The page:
Please use this identifier to cite or link to this item: https://doi.org/10.1155/2016/5702873
Title: A Transcriptomic Signature of Mouse Liver Progenitor Cells
Authors: Passman, A.M
Low, J
London, R
Tirnitz-Parker, J.E.E
Miyajima, A
Tanaka, M
Strick-Marchand, H
Darlington, G.J
Finch-Edmondson, M 
Ochsner, S
Zhu, C
Whelan, J
Callus, B.A
Yeoh, G.C.T
Keywords: latent transforming growth factor beta binding protein
latent transforming growth factor beta binding protein 3
minichromosome maintenance protein 2
nerve cell adhesion molecule
nerve cell adhesion molecule 1
pyruvate kinase
pyruvate kinase isozyme M2
unclassified drug
adult
animal cell
animal experiment
animal model
animal tissue
Article
cell proliferation
controlled study
embryo
embryonic stem cell
enzyme activation
gene cluster
immunohistochemistry
limit of quantitation
liver carcinogenesis
liver cell carcinoma
liver progenitor cell
male
microarray analysis
mouse
muscle stem cell
nonhuman
protein expression
stem cell
transcriptomics
Issue Date: 2016
Citation: Passman, A.M, Low, J, London, R, Tirnitz-Parker, J.E.E, Miyajima, A, Tanaka, M, Strick-Marchand, H, Darlington, G.J, Finch-Edmondson, M, Ochsner, S, Zhu, C, Whelan, J, Callus, B.A, Yeoh, G.C.T (2016). A Transcriptomic Signature of Mouse Liver Progenitor Cells. Stem Cells International 2016 : 5702873. ScholarBank@NUS Repository. https://doi.org/10.1155/2016/5702873
Abstract: Liver progenitor cells (LPCs) can proliferate extensively, are able to differentiate into hepatocytes and cholangiocytes, and contribute to liver regeneration. The presence of LPCs, however, often accompanies liver disease and hepatocellular carcinoma (HCC), indicating that they may be a cancer stem cell. Understanding LPC biology and establishing a sensitive, rapid, and reliable method to detect their presence in the liver will assist diagnosis and facilitate monitoring of treatment outcomes in patients with liver pathologies. A transcriptomic meta-analysis of over 400 microarrays was undertaken to compare LPC lines against datasets of muscle and embryonic stem cell lines, embryonic and developed liver (DL), and HCC. Three gene clusters distinguishing LPCs from other liver cell types were identified. Pathways overrepresented in these clusters denote the proliferative nature of LPCs and their association with HCC. Our analysis also revealed 26 novel markers, LPC markers, including Mcm2 and Ltbp3, and eight known LPC markers, including M2pk and Ncam. These markers specified the presence of LPCs in pathological liver tissue by qPCR and correlated with LPC abundance determined using immunohistochemistry. These results showcase the value of global transcript profiling to identify pathways and markers that may be used to detect LPCs in injured or diseased liver. © 2016 Adam M. Passman et al.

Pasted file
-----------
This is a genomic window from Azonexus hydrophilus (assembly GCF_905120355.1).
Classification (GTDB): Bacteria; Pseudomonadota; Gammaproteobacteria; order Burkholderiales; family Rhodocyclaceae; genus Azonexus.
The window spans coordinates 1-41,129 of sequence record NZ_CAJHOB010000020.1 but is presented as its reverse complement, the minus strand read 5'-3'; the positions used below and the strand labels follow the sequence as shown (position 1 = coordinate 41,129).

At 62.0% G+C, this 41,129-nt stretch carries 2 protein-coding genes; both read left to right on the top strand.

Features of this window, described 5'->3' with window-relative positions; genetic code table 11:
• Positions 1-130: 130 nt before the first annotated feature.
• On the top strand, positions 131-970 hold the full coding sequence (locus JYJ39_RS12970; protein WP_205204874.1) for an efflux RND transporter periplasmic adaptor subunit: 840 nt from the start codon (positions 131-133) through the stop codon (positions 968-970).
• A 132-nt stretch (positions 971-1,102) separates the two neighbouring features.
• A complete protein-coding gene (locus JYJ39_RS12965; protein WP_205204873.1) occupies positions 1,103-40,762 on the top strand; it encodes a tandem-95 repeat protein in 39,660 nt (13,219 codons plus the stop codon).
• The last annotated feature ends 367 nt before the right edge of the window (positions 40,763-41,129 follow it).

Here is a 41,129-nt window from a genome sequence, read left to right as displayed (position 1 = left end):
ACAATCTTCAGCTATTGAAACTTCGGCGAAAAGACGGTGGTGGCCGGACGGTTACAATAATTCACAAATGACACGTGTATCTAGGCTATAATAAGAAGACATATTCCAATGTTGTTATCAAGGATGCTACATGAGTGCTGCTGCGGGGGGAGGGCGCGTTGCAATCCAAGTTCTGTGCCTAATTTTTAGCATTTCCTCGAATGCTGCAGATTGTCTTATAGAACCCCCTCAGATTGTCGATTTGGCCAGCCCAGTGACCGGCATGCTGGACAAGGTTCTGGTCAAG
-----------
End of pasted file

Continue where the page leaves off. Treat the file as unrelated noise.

Source Title: Stem Cells International
URI: https://scholarbank.nus.edu.sg/handle/10635/174107
ISSN: 16879678
DOI: 10.1155/2016/5702873
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